By Tamara Jones
Washington Post Staff Writer
Wednesday, April 18, 2007
BLACKSBURG, Va., April 17 There was a trivia game Mike Pohle and his fiancee, Marcy Crevonis, liked to play called Imaginiff, where they took turns posing silly questions: Imagine if you were a circus performer, what would you be? Imagine if you were a car, a color, a movie. They had their own version of the game, too, where they imagined the life they planned to spend together. Mike already had named the five children they would have.
He was 23 when he was killed in his Monday morning German class at Virginia Tech.
She is 19, left trying to imagine a life without him.
Michael Stephen Pohle Jr. was due to graduate with a degree in biochemistry in just three weeks, worrying about finding the right job and staying close to Marcy, a freshman who graduated from Langley High in McLean and met him at a mutual friend's party last fall. They argued over their favorite sports teams, and were inseparable from then on. She gave him a Phillies jersey last Christmas, and he slept in it every night. Yesterday she went back to his apartment and put it on, inhaling the lost scent of him as she lay on his empty bed and wept.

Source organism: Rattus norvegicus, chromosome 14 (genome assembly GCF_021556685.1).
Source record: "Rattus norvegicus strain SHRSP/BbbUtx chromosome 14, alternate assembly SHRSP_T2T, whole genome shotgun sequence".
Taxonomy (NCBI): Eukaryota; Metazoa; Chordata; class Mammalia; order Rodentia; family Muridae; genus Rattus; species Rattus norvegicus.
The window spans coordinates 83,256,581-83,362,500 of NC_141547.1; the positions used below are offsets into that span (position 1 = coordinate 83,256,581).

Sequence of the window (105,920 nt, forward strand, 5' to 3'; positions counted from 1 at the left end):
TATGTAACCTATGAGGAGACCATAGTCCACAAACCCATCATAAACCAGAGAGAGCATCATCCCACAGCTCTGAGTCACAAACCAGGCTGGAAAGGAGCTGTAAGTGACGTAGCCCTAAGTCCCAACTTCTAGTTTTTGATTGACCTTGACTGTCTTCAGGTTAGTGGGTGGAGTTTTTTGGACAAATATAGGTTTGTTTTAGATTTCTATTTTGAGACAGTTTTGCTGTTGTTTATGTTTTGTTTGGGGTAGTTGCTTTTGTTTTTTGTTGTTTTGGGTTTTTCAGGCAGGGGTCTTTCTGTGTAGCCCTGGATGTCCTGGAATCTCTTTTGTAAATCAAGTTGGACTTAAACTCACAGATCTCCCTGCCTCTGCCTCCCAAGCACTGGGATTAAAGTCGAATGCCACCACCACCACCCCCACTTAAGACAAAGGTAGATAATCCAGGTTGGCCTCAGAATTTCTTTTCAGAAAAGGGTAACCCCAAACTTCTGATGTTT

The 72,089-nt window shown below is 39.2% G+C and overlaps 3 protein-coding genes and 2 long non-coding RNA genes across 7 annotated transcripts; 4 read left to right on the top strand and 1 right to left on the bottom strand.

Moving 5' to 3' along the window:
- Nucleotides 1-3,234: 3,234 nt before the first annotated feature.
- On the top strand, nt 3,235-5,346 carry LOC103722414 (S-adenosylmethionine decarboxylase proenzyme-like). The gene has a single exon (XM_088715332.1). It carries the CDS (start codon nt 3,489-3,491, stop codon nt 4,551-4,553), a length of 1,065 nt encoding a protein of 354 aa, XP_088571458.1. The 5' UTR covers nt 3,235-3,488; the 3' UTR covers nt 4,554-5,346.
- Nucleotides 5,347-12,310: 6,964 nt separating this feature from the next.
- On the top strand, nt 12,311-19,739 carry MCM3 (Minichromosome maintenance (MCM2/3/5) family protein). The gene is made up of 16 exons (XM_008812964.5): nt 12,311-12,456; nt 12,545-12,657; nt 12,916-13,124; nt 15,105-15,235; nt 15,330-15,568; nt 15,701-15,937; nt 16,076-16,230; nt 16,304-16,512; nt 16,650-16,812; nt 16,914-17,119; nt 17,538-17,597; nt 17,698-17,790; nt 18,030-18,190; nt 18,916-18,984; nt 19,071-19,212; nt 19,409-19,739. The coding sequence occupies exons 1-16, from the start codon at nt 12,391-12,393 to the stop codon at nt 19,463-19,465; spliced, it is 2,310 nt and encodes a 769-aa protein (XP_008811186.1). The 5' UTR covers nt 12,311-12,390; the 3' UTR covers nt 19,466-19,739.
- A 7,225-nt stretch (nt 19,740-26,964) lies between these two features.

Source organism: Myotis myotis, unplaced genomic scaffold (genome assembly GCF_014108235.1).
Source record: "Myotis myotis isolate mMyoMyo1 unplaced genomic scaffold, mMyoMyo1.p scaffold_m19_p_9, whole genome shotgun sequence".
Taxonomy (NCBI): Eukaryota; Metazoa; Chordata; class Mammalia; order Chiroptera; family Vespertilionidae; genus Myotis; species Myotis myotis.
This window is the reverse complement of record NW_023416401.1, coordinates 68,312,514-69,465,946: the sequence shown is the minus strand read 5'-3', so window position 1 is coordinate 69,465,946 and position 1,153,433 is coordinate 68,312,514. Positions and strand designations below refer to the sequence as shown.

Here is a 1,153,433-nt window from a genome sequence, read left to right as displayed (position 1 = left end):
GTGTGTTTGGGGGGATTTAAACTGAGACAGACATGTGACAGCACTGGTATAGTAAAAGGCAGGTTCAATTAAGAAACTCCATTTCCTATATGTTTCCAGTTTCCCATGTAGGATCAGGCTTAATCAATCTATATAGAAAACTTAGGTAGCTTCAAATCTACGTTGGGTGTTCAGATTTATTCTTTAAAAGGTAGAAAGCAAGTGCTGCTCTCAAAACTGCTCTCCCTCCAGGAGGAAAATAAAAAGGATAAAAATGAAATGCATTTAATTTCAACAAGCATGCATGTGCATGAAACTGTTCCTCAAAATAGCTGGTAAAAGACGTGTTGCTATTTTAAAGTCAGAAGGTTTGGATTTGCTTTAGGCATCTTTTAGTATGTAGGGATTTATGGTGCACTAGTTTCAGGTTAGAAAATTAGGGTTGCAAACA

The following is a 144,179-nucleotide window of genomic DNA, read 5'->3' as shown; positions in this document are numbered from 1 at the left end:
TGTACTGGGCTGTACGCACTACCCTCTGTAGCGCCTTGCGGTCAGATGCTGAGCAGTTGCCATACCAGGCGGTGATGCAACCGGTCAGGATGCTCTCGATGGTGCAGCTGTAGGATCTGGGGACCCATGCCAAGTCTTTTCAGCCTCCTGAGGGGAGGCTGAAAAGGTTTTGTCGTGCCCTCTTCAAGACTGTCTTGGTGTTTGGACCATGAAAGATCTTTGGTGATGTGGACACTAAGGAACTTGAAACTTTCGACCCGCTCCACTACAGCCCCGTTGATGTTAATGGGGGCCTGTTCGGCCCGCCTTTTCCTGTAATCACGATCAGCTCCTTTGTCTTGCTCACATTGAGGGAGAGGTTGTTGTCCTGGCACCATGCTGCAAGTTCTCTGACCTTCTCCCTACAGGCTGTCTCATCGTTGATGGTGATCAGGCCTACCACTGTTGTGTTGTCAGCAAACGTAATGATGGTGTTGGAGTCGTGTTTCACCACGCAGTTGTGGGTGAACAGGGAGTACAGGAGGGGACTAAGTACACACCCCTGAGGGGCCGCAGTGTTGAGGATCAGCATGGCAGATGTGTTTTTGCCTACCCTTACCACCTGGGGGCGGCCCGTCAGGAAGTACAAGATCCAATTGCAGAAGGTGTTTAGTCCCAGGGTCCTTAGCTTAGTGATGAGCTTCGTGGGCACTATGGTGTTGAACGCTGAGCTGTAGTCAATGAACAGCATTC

"We were the same person. We shared the same thoughts. We finished each other's sentences," she says, standing on the emerald green Drillfield, where they often met between classes, and where state troopers now order Marcy and Mike's grieving family to move back, move back, move back because President Bush is about to arrive to pay respects at the makeshift VT shrine to 31 students and faculty members murdered in Monday's rampage.